Favorite aspect: Katzman says her favorite aspect of this residency program so far is the continual challenge of always having new things to learn. She also enjoys being challenged with managing complicated patients in the Intensive Care Unit.


Braxton Wilcox, PharmD’19, pharmacy resident - CHI Health Creighton University Medical Center - Bergan Mercy.

Braxton Wilcox, PharmD’19Project: Retrospective chart review of patients who experienced a major bleeding event while on a direct oral anticoagulant (DOAC). There currently have been no studies to assess if the bleeding risk seen between warfarin, NSAIDs and SSRIs also occur with DOACs. The project is designed to obtain the characteristics of each major bleeding event and determine what percentage of these events included an SSRI.

Favorite aspect: Wilcox says his favorite aspect of the residency so far has been getting to know his fellow co-residents and the pharmacy staff. He has also enjoyed getting to expand his clinical knowledge by observing interdisciplinary teams and teaching students on rotation.


Taylor Wojcik, PharmD’19, pharmacy resident - CHI Health St. Elizabeth.

Taylor Wojcik, PharmD’19Project: Hyperglycemia is common among hospitalized patients and has been associated with increased morbidity, mortality and health care costs. Current guidelines recommend utilization of continuous insulin infusion for hyperglycemia management in critically ill patients. Utilization of an insulin infusion protocol is recommended to achieve glycemic control with a low rate of hypoglycemia. This quality improvement project was designed to evaluate glycemic control and utilization of an insulin infusion protocol for critically ill patients at a community hospital.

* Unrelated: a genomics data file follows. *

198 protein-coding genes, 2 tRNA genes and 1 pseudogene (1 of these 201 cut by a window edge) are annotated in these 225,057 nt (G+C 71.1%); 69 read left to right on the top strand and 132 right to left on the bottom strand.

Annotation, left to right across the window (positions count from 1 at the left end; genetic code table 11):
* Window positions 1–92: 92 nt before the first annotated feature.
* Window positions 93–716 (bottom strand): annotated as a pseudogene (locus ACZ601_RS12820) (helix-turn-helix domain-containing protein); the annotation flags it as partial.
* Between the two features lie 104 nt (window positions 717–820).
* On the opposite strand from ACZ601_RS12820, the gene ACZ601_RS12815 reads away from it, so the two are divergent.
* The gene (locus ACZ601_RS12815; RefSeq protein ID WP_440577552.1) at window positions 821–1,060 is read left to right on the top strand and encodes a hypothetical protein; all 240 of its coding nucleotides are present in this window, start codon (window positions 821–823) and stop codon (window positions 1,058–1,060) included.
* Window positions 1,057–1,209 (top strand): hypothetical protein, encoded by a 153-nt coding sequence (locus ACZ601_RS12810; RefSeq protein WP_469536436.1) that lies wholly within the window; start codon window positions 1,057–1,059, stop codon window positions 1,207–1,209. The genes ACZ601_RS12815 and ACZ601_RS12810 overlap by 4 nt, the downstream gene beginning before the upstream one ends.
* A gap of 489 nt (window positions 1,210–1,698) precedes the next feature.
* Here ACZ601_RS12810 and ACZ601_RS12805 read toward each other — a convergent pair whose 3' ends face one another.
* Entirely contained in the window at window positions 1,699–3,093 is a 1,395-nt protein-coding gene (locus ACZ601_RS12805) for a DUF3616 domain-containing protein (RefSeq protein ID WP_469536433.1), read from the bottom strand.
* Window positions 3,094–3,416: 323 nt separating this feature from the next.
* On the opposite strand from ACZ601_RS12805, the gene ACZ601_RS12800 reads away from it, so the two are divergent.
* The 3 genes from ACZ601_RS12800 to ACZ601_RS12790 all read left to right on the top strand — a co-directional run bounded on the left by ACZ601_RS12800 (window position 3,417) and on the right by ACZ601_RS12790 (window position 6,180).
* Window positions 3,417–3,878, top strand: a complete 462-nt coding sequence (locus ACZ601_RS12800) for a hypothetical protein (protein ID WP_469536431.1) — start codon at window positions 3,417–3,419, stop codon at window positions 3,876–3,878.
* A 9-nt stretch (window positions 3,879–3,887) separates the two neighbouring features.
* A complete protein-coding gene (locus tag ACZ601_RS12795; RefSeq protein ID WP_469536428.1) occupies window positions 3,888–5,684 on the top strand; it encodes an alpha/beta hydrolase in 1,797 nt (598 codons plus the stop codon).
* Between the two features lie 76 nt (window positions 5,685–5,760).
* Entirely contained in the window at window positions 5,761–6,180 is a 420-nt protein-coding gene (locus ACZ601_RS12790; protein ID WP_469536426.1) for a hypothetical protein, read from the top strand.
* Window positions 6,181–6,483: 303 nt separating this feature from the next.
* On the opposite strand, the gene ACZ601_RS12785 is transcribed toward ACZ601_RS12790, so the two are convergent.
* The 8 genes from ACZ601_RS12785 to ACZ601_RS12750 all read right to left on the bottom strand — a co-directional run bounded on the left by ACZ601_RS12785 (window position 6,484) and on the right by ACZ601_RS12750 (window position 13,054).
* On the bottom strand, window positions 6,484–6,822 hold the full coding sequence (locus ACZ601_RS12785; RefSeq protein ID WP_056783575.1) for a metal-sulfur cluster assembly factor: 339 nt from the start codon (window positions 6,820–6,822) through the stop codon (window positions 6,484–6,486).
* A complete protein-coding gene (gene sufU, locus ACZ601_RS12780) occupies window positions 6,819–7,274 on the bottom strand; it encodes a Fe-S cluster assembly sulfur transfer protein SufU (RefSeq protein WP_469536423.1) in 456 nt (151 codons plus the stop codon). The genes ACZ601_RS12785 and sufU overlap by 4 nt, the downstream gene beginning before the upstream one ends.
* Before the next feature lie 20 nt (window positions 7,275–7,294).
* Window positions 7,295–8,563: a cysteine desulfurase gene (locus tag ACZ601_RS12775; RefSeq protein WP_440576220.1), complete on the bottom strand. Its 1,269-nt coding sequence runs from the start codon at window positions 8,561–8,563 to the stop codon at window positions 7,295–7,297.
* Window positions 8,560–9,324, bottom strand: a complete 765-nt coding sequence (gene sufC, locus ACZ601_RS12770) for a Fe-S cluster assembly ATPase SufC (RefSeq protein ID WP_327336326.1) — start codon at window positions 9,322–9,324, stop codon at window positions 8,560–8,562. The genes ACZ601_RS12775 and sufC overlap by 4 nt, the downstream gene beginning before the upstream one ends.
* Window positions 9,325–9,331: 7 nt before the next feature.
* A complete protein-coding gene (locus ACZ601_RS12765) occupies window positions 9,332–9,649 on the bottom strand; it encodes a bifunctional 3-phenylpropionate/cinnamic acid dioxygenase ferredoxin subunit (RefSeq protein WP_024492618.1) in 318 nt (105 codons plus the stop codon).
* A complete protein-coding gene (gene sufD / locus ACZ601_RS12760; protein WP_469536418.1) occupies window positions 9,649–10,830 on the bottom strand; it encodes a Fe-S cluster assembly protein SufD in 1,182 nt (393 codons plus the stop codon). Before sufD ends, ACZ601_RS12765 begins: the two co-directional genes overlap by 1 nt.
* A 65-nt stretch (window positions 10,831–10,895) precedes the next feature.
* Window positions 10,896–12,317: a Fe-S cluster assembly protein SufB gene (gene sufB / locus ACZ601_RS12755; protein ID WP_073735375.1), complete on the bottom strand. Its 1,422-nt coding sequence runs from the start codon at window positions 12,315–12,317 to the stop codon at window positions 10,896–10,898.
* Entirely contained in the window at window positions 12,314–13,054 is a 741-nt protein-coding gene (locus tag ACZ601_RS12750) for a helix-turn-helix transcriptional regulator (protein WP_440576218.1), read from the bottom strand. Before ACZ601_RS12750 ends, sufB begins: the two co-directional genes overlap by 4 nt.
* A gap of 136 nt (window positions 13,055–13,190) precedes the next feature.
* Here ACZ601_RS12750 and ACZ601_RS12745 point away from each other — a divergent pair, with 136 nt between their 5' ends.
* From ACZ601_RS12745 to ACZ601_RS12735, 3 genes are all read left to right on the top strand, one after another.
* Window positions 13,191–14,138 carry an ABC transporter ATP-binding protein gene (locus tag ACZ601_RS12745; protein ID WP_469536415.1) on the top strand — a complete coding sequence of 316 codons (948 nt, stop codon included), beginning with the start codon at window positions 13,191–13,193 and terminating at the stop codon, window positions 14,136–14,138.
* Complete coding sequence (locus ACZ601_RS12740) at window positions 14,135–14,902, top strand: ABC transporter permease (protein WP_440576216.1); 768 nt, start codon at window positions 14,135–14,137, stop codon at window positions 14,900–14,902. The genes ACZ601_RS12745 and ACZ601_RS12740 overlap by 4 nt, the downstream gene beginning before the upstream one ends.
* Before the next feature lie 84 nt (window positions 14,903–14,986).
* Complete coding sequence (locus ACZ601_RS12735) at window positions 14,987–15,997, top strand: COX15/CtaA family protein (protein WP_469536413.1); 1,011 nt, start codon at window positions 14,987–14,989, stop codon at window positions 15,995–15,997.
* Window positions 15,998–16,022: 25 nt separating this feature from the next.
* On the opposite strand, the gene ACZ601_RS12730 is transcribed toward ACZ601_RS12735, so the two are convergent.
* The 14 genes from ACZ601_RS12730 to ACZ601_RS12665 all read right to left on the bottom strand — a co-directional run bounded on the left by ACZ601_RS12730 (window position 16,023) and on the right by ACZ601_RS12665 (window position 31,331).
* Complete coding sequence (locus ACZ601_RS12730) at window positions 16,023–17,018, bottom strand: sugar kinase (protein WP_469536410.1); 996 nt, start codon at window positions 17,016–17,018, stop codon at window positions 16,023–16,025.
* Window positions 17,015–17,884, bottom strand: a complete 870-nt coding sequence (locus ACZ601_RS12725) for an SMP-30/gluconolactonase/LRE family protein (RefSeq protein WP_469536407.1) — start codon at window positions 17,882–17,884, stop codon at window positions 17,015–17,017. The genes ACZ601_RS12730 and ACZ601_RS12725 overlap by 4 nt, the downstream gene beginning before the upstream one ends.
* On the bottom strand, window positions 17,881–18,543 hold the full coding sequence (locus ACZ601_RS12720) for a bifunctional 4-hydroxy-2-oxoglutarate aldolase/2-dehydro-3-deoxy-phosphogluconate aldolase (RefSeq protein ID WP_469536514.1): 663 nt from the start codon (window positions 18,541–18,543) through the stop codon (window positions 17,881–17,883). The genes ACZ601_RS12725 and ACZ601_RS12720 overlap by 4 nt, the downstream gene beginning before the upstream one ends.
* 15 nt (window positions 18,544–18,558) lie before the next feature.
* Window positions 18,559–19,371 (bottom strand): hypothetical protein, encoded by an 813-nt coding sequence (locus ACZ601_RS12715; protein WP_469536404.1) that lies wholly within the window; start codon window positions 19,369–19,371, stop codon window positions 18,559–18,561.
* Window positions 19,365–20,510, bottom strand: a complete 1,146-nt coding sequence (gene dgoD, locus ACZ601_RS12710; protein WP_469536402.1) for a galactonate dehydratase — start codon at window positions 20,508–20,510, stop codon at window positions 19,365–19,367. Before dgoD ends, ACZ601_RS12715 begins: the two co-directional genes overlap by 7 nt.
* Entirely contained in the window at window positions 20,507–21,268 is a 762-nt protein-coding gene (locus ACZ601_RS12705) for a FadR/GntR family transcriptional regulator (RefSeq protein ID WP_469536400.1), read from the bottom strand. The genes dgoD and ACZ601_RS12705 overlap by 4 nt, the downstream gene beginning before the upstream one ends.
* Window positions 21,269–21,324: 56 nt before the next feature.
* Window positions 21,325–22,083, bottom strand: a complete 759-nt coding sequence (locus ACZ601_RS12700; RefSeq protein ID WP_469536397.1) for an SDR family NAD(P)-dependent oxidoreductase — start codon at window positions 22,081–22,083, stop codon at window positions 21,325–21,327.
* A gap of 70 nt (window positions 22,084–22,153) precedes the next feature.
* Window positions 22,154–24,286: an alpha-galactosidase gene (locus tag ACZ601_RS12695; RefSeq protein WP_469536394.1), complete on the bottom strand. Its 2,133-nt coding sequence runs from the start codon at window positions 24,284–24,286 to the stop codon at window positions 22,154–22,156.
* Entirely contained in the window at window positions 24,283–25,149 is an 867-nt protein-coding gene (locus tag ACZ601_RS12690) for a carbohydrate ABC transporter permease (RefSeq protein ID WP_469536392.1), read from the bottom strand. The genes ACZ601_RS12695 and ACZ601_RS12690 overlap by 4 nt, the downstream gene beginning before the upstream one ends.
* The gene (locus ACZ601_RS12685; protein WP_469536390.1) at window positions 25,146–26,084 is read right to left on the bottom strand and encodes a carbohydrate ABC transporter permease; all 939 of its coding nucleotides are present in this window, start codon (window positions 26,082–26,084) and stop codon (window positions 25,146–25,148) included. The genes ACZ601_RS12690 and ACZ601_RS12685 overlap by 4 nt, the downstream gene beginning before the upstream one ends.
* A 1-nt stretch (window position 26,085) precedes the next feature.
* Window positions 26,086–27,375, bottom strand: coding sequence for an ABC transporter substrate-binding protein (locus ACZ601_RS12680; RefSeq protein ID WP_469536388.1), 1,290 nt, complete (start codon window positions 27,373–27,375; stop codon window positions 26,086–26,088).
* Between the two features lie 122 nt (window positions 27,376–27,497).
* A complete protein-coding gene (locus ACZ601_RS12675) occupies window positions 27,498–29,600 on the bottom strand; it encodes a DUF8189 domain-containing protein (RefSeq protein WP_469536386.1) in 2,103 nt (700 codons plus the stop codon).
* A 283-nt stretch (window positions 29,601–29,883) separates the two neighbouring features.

Favorite aspect: Wojcik says she is truly grateful for all of the incredible learning experiences provided through the residency program. “The pharmacy team at St. Elizabeth is extremely supportive, and great to work alongside and learn from.”


Mackenzie Schramm, PharmD’16, pharmacy resident - Children’s Hospital and Medical Center Health Care System, Omaha.

Mackenzie Schramm, PharmD’16Project: Patients discharged from the hospital often are unsure of how to adjust their home medications. For this residency project, Schramm plans to develop and implement a pharmacist-led discharge medication reconciliation process, with the goal of reducing errors and confusion for patients and families leaving the hospital.

Favorite aspect: Schramm says she has enjoyed the strong culture of lifelong learning. The team of preceptors at Children’s are “brilliant and highly dedicated to providing great education, and they are always interested to learn from each other or from the students and residents.”


Caressa Trueman, PharmD’19, pharmacy resident - Creighton University School of Pharmacy and Health Professions - Campus Pharmacy.

Caressa Trueman, PharmD’19Project: As a type 1 diabetic herself, diabetes education among health care professionals is very important to Trueman. In this study, she hopes to capture the existing knowledge deficits in diabetic patients who utilize Continuous Glucose Monitors. From this information, she will develop an educational program aimed at community pharmacists to fill both their knowledge gaps and the knowledge gaps of their patients. Her hope is to be able to disseminate this education program, which will likely be a video, to all community pharmacists.

Favorite aspect: Trueman says what she loves most about her residency experience thus far is learning from “such an amazing group of preceptors” and her co-resident. She says she has already improved her own knowledge and skills in these first few months, and she cannot wait to learn even more.